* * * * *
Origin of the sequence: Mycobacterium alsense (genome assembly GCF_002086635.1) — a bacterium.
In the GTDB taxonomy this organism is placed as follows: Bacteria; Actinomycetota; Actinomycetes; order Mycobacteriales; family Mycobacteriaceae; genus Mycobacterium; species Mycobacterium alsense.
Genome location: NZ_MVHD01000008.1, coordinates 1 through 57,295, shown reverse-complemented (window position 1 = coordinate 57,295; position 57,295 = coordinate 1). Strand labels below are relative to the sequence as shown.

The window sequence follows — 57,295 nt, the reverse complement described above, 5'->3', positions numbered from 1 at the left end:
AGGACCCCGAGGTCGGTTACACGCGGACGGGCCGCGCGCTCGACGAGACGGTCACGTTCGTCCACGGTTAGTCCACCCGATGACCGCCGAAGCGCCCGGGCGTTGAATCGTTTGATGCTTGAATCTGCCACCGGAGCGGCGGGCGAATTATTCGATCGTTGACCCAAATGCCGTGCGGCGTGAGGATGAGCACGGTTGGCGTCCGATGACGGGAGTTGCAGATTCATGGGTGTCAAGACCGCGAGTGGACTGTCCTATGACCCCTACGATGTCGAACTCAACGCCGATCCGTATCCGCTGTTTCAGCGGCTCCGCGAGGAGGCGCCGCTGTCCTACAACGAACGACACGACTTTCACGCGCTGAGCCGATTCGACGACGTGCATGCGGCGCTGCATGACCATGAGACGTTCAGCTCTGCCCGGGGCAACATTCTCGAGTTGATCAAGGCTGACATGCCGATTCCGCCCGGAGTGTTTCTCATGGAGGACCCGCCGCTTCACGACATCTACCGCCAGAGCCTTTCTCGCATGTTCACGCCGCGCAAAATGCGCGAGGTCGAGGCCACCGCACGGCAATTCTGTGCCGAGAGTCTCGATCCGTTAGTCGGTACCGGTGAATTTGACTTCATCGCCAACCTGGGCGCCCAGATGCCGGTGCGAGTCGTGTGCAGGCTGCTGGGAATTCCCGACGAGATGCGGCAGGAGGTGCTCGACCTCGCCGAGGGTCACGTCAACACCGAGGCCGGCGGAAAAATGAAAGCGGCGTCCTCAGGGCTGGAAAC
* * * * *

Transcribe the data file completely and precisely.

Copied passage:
Origin of the sequence: Mycobacterium alsense (genome assembly GCF_002086635.1) — a bacterium.
In the GTDB taxonomy this organism is placed as follows: Bacteria; Actinomycetota; Actinomycetes; order Mycobacteriales; family Mycobacteriaceae; genus Mycobacterium; species Mycobacterium alsense.
Genome location: NZ_MVHD01000008.1, coordinates 1 through 57,295, shown reverse-complemented (window position 1 = coordinate 57,295; position 57,295 = coordinate 1). Strand labels below are relative to the sequence as shown.

The window sequence follows — 57,295 nt, the reverse complement described above, 5'->3', positions numbered from 1 at the left end:
AGGACCCCGAGGTCGGTTACACGCGGACGGGCCGCGCGCTCGACGAGACGGTCACGTTCGTCCACGGTTAGTCCACCCGATGACCGCCGAAGCGCCCGGGCGTTGAATCGTTTGATGCTTGAATCTGCCACCGGAGCGGCGGGCGAATTATTCGATCGTTGACCCAAATGCCGTGCGGCGTGAGGATGAGCACGGTTGGCGTCCGATGACGGGAGTTGCAGATTCATGGGTGTCAAGACCGCGAGTGGACTGTCCTATGACCCCTACGATGTCGAACTCAACGCCGATCCGTATCCGCTGTTTCAGCGGCTCCGCGAGGAGGCGCCGCTGTCCTACAACGAACGACACGACTTTCACGCGCTGAGCCGATTCGACGACGTGCATGCGGCGCTGCATGACCATGAGACGTTCAGCTCTGCCCGGGGCAACATTCTCGAGTTGATCAAGGCTGACATGCCGATTCCGCCCGGAGTGTTTCTCATGGAGGACCCGCCGCTTCACGACATCTACCGCCAGAGCCTTTCTCGCATGTTCACGCCGCGCAAAATGCGCGAGGTCGAGGCCACCGCACGGCAATTCTGTGCCGAGAGTCTCGATCCGTTAGTCGGTACCGGTGAATTTGACTTCATCGCCAACCTGGGCGCCCAGATGCCGGTGCGAGTCGTGTGCAGGCTGCTGGGAATTCCCGACGAGATGCGGCAGGAGGTGCTCGACCTCGCCGAGGGTCACGTCAACACCGAGGCCGGCGGAAAAATGAAAGCGGCGTCCTCAGGGCTGGAAAC